Tag Archives: Metcalfe

Satellites are key to monitoring ocean carbon

Satellites now play a key role in monitoring carbon levels in oceans, but we are only now beginning to understand their full potential.


Our ability to predict future climate relies on being able to monitor where our carbon emissions go. We will need to know how much stays in the atmosphere, or becomes stored in the oceans or on land. The oceans in particular have helped to slow climate change as they absorb and store the carbon for thousands of years. This critical role the oceans play in regulating our climate will require monitoring and understanding.

Keeping an eye on the oceans will be a huge job, in part because of their sheer mass, covering 70% of the Earth’s surface…a perfect opportunity for satellites to shine.


Satellites previously launched to study the movement of wind can also observe the waves, foam and temperature and how they combine to control the movement of heat and carbon dioxide  between the ocean and the atmosphere.

Further , satellites used to monitor gas emissions over land can also be used to measure carbon dioxide  emissions as they disperse over water.

By monitoring the oceans we can gather the necessary information to help protect ecosystems at risk.

Drinking Tigers

Here we have a video that is going viral. We have a lovely family of Tigers drinking water from a river. The video is provided by Susanta Nanda of the Indian Forest Service.

The big cats can live for two weeks without food , but only 4 days max without water.  We all need good clean water to sustain our lives.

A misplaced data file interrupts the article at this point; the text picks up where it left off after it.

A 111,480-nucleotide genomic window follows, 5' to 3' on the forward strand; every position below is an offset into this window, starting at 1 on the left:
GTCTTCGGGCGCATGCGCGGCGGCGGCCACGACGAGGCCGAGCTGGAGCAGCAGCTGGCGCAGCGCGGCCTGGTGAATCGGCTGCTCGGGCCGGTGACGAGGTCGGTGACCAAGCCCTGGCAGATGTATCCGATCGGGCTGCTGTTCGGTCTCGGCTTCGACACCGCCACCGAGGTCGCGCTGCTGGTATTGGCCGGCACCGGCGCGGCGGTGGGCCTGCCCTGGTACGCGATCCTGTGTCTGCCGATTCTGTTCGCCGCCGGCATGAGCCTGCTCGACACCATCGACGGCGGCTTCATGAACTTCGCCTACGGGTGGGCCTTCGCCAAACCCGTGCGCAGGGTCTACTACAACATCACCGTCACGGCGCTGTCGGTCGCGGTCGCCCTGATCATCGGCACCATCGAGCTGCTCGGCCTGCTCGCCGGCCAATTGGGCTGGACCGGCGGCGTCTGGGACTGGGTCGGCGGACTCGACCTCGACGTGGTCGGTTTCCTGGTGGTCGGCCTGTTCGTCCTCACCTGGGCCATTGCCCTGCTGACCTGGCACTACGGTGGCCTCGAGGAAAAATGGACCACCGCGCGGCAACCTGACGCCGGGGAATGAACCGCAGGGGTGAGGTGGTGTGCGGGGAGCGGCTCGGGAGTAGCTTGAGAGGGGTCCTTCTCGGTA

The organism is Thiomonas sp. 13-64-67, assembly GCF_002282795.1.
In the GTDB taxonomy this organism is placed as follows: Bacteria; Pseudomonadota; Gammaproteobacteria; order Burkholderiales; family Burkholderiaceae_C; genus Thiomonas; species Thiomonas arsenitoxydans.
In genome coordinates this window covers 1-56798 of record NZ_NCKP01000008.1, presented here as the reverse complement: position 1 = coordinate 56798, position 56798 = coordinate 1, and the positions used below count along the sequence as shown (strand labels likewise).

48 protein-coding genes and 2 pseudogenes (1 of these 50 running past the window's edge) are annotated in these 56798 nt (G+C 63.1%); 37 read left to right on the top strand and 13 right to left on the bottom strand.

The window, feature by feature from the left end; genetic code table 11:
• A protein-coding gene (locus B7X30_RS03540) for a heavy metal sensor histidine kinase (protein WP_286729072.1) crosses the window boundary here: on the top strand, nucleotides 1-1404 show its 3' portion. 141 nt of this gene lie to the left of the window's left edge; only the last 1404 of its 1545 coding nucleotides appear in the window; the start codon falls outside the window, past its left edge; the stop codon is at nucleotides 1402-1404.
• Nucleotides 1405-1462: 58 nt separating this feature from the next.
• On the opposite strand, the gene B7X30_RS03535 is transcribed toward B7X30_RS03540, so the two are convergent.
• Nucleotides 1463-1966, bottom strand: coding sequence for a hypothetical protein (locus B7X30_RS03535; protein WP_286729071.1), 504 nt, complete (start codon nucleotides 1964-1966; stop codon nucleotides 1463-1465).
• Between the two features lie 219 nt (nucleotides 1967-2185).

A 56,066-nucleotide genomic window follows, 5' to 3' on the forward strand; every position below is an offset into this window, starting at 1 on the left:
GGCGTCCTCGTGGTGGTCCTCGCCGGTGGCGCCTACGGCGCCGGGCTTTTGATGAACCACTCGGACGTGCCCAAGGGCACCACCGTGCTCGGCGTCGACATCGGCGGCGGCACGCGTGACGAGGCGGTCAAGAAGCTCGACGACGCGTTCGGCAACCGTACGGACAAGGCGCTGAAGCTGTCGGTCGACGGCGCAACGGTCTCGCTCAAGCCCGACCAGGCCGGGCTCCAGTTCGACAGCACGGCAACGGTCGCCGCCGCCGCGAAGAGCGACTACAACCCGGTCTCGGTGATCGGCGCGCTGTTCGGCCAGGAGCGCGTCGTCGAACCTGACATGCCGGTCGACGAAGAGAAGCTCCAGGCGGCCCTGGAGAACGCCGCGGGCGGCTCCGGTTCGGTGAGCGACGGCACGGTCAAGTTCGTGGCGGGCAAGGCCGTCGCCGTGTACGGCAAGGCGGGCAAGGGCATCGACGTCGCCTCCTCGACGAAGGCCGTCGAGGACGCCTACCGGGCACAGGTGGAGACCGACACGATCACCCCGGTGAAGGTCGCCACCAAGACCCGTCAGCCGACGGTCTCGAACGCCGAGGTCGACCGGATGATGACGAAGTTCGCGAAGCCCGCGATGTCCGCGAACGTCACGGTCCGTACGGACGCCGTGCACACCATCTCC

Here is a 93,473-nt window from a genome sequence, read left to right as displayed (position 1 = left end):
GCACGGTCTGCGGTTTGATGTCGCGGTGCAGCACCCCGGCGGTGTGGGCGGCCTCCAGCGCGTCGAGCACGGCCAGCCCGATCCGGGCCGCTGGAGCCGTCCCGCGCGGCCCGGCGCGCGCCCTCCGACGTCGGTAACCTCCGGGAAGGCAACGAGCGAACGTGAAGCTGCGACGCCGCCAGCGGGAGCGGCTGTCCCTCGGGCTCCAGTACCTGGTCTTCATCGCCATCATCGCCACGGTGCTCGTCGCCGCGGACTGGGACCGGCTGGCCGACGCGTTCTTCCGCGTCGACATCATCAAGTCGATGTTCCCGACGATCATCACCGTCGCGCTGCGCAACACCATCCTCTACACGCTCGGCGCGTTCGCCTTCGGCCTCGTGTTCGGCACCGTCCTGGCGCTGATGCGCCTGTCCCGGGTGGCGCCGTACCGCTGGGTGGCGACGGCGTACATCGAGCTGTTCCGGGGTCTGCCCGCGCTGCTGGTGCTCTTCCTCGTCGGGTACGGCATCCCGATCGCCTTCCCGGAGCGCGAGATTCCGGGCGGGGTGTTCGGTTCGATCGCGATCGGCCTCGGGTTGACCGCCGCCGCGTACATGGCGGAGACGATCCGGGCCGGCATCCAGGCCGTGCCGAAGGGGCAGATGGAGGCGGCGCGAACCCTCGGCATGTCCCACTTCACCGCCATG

Second Ever Interstellar Comet Contains Alien Water

Astronomers has spotted signs of water spraying off comet 21/Borisov, which is flying towards the Sun on a journey from interstellar space. This is the first time scientists have seen water in our solar system that originated elsewhere.

Olivier Hainaut, an astronmer at the European Southern Observatory in Garching, Germany..says the discovery is not surprising because most comets contain much water. What is interesting about this one is being able to confirm it’s presence in a interstellar comet and taking us another step toward understanding how water can move between the stars.


Astronomers have been able to track Borisov since its discovery on August 30th with excitement as the tracking shows the origin in deep space. Possibly billions of years ago it got knocked away from where it was to a trajectory that brought it to us today.

On October 11 scientists spotted the telltale signature of oxygen in the spectre of light coming from the comet..most likely from water breaking apart into hydrogen and oxygen.


Borisov will fly past the Sun in early December, as it gets closer the heat will cause the icy nucleus to spray out gas and dust. A big show for the scientists and a bounty of information to work with.

Changes coming to water bottling permits in Ontario

A decision on how to proceed with water bottling permits is expected by early to mid-December says Ontario’s Environment Minister Jeff Yurek.


On January 1st a moratorium on new and expanded permits to take water for bottling is set to expire. the decision on how to move forward is to be science based, but if no conclusive information is found then it is possible the moratorium will be extended.